std::unique_ptr<Pie> transfer{}; // empty unique ptr

std::cout << "Transfer ownership to another unique_ptr" << std::endl;
transfer = std::move(pu); // 'pu' is the variable you created in step (9)
std::cout << "- Original: " << (pu ? pu->description() : "no pie") << std::endl;
std::cout << "- Transfer: " << (transfer ? transfer->description() : "no pie") << std::endl;

std::cout << "Transfer ownership back" << std::endl;
transfer.swap(pu); // make 'pu' take ownership of the pointer again.
std::cout << "- Original: " << (pu ? pu->description() : "no pie") << std::endl;
std::cout << "- Transfer: " << (transfer ? transfer->description() : "no pie") << std::endl;

{
  std::unique_ptr<Pie> temp{std::move(pu)};
}
std::cout << "End of local scope" << std::endl;

This code transfers the ownership of the underlying Pie pointer between two unique_ptr objects using two methods: std::move, which can be used with assignment to a unique_ptr, and .swap(), which switches the ownership between two unique_ptr objects. When the latter is used with an empty unique_ptr, it has the effect of transferring ownership and making the original unique_ptr object empty (i.e., equivalent to nullptr).

The last part of the code introduces a local scope in which ownership of the pointer is transferred to a new unique_ptr created within that scope. Therefore, when the scope ends the unique_ptr will be deallocated. What do you expect will happen to the contained Pie object? Run the code to find out.

 

10.  动态内存分配代写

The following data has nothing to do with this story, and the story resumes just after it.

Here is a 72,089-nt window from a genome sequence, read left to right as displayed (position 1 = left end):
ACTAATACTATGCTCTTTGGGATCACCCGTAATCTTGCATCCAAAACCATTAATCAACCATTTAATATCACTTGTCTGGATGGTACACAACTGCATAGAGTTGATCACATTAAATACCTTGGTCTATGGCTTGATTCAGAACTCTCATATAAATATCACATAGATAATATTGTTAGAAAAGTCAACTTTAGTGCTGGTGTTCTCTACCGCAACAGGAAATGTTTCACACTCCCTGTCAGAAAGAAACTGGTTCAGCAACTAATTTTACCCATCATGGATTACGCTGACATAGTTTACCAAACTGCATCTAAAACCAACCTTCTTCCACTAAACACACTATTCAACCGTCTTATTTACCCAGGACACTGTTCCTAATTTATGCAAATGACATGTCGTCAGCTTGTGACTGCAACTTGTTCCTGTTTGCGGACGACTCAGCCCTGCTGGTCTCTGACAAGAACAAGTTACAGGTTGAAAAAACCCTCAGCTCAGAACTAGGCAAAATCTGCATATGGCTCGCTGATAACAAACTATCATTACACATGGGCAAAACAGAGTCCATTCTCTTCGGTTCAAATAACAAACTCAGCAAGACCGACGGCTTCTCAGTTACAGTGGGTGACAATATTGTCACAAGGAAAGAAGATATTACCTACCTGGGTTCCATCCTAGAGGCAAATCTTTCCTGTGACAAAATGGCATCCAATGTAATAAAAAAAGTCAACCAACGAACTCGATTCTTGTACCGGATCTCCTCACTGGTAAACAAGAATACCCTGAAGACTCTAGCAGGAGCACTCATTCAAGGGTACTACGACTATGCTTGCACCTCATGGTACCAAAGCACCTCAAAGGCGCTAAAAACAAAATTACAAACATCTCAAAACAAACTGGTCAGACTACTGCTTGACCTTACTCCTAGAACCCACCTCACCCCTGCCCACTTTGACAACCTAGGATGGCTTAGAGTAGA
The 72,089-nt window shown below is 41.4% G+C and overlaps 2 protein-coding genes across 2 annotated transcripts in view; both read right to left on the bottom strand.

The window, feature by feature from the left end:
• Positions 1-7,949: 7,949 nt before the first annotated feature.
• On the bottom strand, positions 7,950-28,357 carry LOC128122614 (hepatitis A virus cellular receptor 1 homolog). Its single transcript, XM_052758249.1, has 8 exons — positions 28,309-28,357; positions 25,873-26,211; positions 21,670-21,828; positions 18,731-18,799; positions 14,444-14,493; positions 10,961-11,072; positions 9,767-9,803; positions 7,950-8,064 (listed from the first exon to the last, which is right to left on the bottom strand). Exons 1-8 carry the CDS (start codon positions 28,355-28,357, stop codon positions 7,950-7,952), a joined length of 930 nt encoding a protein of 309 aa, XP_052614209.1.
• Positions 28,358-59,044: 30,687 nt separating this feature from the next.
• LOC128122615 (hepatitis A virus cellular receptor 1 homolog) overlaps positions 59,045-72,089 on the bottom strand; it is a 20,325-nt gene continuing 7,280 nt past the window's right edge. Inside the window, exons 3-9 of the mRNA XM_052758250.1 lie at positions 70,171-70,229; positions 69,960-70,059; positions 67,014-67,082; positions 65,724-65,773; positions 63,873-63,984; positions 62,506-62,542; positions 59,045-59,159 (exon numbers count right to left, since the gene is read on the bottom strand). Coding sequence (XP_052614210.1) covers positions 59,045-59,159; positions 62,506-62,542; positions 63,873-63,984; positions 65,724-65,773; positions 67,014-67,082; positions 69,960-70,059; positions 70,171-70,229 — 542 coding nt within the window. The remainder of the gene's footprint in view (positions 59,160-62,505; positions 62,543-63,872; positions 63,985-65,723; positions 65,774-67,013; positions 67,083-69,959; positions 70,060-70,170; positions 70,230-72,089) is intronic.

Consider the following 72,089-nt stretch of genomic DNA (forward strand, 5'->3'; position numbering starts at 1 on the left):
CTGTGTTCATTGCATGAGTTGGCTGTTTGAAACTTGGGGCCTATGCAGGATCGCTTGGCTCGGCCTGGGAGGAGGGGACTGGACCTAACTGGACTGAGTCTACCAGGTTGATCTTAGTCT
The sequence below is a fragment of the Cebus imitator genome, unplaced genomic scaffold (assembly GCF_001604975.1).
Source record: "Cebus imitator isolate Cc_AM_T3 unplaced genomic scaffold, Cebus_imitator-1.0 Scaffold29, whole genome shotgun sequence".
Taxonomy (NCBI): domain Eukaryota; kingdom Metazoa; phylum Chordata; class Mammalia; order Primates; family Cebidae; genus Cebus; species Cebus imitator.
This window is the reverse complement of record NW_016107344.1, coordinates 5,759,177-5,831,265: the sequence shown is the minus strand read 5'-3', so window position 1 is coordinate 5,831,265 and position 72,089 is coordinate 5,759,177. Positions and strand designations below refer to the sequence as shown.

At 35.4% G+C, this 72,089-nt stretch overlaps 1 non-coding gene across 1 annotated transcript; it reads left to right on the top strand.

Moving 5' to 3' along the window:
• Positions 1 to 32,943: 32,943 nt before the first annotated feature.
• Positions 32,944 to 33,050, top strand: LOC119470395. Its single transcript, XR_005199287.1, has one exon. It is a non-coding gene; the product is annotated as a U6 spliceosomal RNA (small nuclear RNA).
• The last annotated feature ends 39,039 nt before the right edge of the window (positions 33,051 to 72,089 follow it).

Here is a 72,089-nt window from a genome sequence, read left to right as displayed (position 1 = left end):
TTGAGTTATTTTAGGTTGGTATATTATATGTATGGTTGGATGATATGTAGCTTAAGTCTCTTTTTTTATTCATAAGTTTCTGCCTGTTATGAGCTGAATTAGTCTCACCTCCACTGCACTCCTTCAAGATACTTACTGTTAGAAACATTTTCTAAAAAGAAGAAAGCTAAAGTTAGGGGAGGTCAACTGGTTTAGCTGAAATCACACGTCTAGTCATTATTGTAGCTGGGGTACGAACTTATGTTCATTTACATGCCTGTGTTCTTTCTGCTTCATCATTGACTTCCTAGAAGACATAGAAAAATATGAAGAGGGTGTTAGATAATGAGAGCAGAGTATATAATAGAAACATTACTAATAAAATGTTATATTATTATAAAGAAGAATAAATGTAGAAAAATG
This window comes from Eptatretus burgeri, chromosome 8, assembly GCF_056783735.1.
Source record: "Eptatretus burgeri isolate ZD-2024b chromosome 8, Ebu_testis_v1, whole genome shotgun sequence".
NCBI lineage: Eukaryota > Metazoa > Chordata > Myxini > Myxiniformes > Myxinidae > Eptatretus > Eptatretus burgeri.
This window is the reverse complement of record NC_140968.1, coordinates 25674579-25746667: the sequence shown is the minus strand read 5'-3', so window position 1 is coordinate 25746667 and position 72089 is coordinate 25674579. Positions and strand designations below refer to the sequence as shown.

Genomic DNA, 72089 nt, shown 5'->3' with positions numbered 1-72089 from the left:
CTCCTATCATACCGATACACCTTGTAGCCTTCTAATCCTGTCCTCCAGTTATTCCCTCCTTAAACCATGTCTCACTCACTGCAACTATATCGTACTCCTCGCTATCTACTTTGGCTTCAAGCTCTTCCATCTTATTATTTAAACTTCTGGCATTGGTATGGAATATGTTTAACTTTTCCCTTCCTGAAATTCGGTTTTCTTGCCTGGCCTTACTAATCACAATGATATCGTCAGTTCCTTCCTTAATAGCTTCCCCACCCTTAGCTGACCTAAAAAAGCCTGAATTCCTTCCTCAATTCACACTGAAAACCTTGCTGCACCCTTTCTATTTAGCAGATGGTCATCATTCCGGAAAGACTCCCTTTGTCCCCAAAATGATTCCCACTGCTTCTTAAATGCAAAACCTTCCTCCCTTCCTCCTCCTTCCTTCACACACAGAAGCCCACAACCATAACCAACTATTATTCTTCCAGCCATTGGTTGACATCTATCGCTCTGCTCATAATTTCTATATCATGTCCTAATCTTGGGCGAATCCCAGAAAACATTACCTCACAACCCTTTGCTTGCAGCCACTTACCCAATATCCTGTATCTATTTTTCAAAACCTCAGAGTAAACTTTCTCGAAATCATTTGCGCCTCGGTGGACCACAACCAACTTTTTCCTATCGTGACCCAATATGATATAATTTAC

Add a member function to PieFactory called makePieShared that takes a single std::string argument, which indicates the type of Pie to create, and that returns an object of type std::shared_ptr<Pie>. Hint: remember to use the function std::make_shared<…>; the type parameter of the call to make_shared will be the specific type of Pie you are creating.

 

11.

In main() call the makePieShared function and store it in a variable of type std::shared_ptr<Pie>; display the type of Pie on the console by calling thedescription() function of the underlying Pie

 

12.  动态内存分配代写

Add the following code to your main function:

std::shared_ptr<Pie> other{}; // empty shared ptr

// ps is the variable you created in step (12)
std::cout << "- Original: " << (ps ? ps->description() : "no pie") << std::endl;
std::cout << "- Transfer: " << (other ? other->description() : "no pie") << std::endl;

std::cout << "Copy to another shared_ptr" << std::endl;
other = ps; // make 'other' adopt (shared) ownership of the pointer
std::cout << "- Original: " << (ps ? ps->description() : "no pie") << std::endl;
std::cout << "- Transfer: " << (other ? other->description() : "no pie") << std::endl;

{
  std::shared_ptr<Pie> temp{ps};
}
std::cout << "End of local scope" << std::endl;

Like before, this code will create a second shared_ptr and will transfer ownership to another shared_ptr resulting in shared ownership of the underlying Pie pointer. Because of this, standard assignment and copy constructors can be used with shared_ptr. The last part creates a local scope, like before, and transfers ownership to a new shared_ptr. When the scope ends, the shared_ptr will be deallocated as before. What do you expect to happen to the contained Pie object? Run the code to find out.

 

13.  动态内存分配代写

At the end of the main() function write a statement to the console to indicate you have reached the end, e.g., “End of main.” Run the code, what do you notice about the output?

 

14.

Output the number of references that exist to the Pie Hint: call .use_count() on any of the shared_ptr objects themselves, not the underlying object.

 

15.

Try to explicitly destroy the Pie held by the shared_ptrs. Hint: You can use .reset() with no arguments to release a pointer from its ownership within a shared_ptr. Run the code, what is the difference in the output?

 

动态内存分配代写
动态内存分配代写